Arts & Entertainment

You’ve Sold Your Script. Now What?

The Duffer Brothers

Lesson time 13:56 min

Matt and Ross share what they learned from developing "Stranger Things" after it was greenlit, including how they worked in writers’ rooms and created multiple seasons.

Students give MasterClass an average rating of 4.7 out of 5 stars

Topics include: The Writers's Room • Keep Things Fresh Each New Season • You Are Your Own Best Compass


[MUSIC PLAYING] - All right, so you've sold your script. If so, that's amazing. Now, with "Stranger Things" we were in a somewhat unique situation in that Netflix had greenlit the series. So we went straight into writing the rest of the series. A lot of times what's going to happen is a studio or a network is going to buy your script. And then they're going to continue to develop it. You're going to work with an executive there to continue to hone the script and hopefully get into a place that they feel comfortable with greenlighting that pilot. So it sort of depends. The situation is gonna depend on it. But the goal, of course, always is whether it's greenlit right away or later, as you want to get greenlit. You want them to obviously produce your story and produce your show. And when that happens, something really exciting happens, which is you're going to get a writers' room, which is something prior to "Stranger Things" we had never been in a writers' room. We didn't really know how a writers room worked. What's great about a writers' room is that doing a TV show can be overwhelming. That's a lot of hours and characters and storylines that you're tracking. And sometimes when you're just working by yourself, or in our case, a writing partner, you can get lost in the woods. And you get stuck. And what's amazing about having other people in the room and other voices is that they can help you get unstuck. And they can give you ideas that you never would have thought of in the first place. And so they can help you further blue sky and further develop your idea and help you with your outlines as you go and continue to develop the other episodes of your show beyond the pilot. - So stepping back for a second. So what is a writers' room exactly? So a writers' room is basically something-- if you have a television show, it's a room of writers, right? And they're going to be chosen by you. If you're show-running, you're going to be able to select who the writers are. It's not like Netflix is going to say you have to hire X, Y, Z, this person, this person, this person, and suddenly give you these writers. You're going to read a lot of scripts. - A lot of scripts. - A lot of scripts. A lot of scripts that aren't going to be so good. But every once in a while, you're going to read a script you like. You are going to then meet with that writer, and you're just gonna feel it out. It's like a-- kind of like a little first date or whatever. You're going to see if you get along. Does this person seem to like the same stuff you like? Do you share similar sensibilities? Do they bring something unique, something different than you to the room? Because you don't want to just hire a bunch of yous, a bunch of people who think like you. You already have yourself. Or in this case, there's already two of us. So we wanted to bring on people who had maybe a different perspective, a different point of view on eve...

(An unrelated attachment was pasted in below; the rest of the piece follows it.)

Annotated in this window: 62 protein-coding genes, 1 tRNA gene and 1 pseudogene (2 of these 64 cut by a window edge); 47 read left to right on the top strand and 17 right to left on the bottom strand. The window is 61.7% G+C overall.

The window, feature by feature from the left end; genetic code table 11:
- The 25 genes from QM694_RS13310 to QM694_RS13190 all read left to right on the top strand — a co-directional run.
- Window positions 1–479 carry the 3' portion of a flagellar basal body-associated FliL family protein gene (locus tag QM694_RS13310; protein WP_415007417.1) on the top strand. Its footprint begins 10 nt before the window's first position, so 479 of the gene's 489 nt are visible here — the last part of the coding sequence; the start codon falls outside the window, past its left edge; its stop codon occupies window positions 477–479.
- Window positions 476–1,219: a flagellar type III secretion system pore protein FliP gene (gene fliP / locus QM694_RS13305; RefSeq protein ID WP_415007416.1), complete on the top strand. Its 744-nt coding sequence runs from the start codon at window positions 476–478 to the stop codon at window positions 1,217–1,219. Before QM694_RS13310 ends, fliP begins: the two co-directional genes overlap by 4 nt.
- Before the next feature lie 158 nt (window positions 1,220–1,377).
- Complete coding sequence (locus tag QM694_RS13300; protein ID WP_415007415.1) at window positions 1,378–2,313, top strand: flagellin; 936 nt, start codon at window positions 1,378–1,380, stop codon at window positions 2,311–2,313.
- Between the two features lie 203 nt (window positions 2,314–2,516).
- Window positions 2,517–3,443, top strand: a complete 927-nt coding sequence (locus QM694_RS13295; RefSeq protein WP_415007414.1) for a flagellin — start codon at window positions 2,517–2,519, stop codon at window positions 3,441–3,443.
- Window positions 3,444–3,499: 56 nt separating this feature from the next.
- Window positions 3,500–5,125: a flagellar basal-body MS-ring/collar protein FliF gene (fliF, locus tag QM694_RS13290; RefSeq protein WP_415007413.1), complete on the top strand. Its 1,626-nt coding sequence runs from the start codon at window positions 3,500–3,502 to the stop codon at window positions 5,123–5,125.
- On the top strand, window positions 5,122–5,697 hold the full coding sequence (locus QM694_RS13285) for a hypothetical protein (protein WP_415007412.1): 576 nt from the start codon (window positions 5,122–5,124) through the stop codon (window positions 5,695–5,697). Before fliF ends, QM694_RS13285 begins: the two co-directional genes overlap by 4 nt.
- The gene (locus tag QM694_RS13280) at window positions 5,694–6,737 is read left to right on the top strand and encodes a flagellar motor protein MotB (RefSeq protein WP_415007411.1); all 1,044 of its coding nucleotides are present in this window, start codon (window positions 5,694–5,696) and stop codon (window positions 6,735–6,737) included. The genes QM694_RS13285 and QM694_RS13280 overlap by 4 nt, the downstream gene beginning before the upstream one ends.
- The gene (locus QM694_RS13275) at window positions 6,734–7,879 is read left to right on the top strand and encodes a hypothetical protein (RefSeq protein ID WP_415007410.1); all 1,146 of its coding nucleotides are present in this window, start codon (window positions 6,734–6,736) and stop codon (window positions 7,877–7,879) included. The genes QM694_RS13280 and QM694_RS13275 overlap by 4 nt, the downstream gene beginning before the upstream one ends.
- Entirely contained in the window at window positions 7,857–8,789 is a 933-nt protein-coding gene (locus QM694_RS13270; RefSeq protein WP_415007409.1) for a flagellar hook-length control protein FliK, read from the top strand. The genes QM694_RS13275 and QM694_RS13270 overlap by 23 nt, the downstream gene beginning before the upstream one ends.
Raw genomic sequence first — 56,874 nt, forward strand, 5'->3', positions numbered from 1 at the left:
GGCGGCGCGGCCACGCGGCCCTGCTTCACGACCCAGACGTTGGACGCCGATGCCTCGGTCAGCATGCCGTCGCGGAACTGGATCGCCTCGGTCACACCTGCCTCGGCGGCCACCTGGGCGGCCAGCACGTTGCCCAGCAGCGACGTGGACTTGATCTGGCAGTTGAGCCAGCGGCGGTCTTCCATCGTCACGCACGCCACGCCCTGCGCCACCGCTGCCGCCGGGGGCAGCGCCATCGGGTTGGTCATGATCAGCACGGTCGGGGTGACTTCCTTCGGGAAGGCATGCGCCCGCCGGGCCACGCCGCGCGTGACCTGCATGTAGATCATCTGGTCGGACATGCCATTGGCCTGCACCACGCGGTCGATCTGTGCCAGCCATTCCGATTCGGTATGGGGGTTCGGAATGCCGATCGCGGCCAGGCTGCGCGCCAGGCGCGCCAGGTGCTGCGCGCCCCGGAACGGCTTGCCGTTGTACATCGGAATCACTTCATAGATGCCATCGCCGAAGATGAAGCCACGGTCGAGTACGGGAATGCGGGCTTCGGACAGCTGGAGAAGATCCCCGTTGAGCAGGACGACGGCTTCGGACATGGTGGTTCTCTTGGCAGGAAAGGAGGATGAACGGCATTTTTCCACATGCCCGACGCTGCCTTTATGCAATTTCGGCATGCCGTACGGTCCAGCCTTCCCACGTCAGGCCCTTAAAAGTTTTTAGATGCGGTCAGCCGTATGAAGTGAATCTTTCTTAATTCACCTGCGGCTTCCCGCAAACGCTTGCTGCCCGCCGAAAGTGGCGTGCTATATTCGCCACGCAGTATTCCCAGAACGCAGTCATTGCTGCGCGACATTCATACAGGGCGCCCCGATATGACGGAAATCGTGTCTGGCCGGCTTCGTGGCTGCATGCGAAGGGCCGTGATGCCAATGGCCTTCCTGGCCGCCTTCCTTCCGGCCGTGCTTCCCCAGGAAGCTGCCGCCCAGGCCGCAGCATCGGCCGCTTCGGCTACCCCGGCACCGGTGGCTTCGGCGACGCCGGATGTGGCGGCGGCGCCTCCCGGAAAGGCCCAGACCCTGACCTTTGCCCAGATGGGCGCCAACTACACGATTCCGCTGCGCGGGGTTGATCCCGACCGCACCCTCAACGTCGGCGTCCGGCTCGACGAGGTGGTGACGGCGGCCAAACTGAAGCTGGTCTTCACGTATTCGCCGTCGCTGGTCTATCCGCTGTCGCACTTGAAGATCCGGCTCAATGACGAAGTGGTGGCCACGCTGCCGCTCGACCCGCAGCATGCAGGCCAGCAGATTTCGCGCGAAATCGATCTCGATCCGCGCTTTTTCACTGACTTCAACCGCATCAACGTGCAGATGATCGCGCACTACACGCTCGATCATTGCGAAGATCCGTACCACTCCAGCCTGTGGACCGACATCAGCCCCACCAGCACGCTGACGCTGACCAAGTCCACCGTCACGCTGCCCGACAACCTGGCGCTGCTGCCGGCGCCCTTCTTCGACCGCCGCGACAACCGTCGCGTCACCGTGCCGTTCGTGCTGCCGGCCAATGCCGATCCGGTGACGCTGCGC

About the Instructor

Before they turned our world upside down with "Stranger Things," Matt and Ross Duffer honed their scare tactics on Wayward Pines and their debut thriller, Hidden. Now, the acclaimed showrunners reveal the dark science of creating a monster hit. Craft gripping story arcs, conjure unforgettable characters—like Eleven or Jim Hopper—and turn your raw idea into a pitch for the next big thing to cross over from the other side.

Featured MasterClass Instructor

The Duffer Brothers

Matt and Ross Duffer—the "Stranger Things" masterminds—teach you how they plotted the series from beginning to end, and how you can bring your own idea to life.

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